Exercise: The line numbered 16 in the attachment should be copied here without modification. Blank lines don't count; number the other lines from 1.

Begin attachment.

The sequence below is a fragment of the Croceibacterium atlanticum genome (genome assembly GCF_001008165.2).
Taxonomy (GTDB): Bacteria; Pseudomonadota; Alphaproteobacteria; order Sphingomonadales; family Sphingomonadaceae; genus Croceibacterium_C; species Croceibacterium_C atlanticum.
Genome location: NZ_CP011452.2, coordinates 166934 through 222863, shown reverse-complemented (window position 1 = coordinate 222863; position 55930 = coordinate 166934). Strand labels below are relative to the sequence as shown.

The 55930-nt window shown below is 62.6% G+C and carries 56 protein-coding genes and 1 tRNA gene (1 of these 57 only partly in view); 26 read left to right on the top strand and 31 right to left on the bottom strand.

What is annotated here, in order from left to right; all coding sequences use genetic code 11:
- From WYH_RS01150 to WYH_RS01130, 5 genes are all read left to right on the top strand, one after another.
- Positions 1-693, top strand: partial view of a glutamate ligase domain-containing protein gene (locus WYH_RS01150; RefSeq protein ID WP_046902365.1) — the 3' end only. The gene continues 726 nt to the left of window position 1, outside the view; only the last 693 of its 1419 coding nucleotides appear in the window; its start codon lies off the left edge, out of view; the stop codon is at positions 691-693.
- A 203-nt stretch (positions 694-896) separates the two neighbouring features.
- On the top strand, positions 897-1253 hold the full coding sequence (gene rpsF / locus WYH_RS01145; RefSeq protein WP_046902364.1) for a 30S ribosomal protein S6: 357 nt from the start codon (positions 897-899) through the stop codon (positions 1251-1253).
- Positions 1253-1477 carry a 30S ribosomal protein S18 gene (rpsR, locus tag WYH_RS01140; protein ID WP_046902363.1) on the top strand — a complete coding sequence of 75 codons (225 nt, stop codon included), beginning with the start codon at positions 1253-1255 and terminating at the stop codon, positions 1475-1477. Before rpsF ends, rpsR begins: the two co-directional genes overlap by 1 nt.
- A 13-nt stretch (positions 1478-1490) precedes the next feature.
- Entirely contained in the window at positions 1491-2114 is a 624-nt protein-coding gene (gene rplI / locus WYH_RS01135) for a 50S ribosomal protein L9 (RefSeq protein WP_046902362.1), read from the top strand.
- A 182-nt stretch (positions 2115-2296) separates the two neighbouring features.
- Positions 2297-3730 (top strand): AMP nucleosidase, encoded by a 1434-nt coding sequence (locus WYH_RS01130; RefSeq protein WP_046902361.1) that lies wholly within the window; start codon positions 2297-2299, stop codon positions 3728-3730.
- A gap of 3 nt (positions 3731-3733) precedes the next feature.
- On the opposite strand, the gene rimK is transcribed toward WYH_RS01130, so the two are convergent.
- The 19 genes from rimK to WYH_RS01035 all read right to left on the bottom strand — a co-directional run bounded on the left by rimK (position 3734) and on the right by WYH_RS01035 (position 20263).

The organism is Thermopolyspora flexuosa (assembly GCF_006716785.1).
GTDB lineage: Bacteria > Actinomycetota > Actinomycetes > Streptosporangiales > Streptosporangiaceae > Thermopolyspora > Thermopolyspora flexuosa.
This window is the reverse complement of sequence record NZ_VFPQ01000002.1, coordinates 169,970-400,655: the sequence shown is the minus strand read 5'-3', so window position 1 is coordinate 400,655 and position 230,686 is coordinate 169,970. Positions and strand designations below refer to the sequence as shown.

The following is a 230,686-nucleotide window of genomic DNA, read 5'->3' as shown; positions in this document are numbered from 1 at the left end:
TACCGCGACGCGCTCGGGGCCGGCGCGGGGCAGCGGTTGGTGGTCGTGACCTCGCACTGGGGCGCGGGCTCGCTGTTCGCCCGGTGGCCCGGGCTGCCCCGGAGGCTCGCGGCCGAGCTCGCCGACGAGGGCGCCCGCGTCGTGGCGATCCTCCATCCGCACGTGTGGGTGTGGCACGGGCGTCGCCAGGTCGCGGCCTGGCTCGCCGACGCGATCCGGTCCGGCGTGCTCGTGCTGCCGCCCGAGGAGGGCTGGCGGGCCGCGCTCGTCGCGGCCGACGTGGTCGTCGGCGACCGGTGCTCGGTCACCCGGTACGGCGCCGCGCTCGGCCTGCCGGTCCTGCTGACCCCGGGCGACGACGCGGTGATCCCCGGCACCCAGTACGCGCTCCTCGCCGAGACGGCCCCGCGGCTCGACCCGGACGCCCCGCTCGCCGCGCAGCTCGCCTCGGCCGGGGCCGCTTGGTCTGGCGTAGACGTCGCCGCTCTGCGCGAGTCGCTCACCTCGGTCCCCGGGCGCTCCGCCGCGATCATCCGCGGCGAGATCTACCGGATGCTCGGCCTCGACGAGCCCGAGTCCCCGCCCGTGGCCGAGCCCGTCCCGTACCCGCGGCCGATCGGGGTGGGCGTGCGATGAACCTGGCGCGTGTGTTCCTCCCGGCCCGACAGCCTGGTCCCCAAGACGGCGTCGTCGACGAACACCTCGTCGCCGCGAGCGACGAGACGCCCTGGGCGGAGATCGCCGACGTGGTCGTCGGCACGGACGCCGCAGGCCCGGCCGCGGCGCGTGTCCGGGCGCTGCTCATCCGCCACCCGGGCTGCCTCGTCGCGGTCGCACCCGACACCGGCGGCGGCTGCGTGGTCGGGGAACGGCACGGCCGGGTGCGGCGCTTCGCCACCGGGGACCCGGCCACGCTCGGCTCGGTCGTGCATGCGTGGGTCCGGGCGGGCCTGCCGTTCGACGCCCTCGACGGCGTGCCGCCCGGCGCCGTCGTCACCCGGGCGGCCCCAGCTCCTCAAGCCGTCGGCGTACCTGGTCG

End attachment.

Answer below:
- On the opposite strand, the gene rimK is transcribed toward WYH_RS01130, so the two are convergent.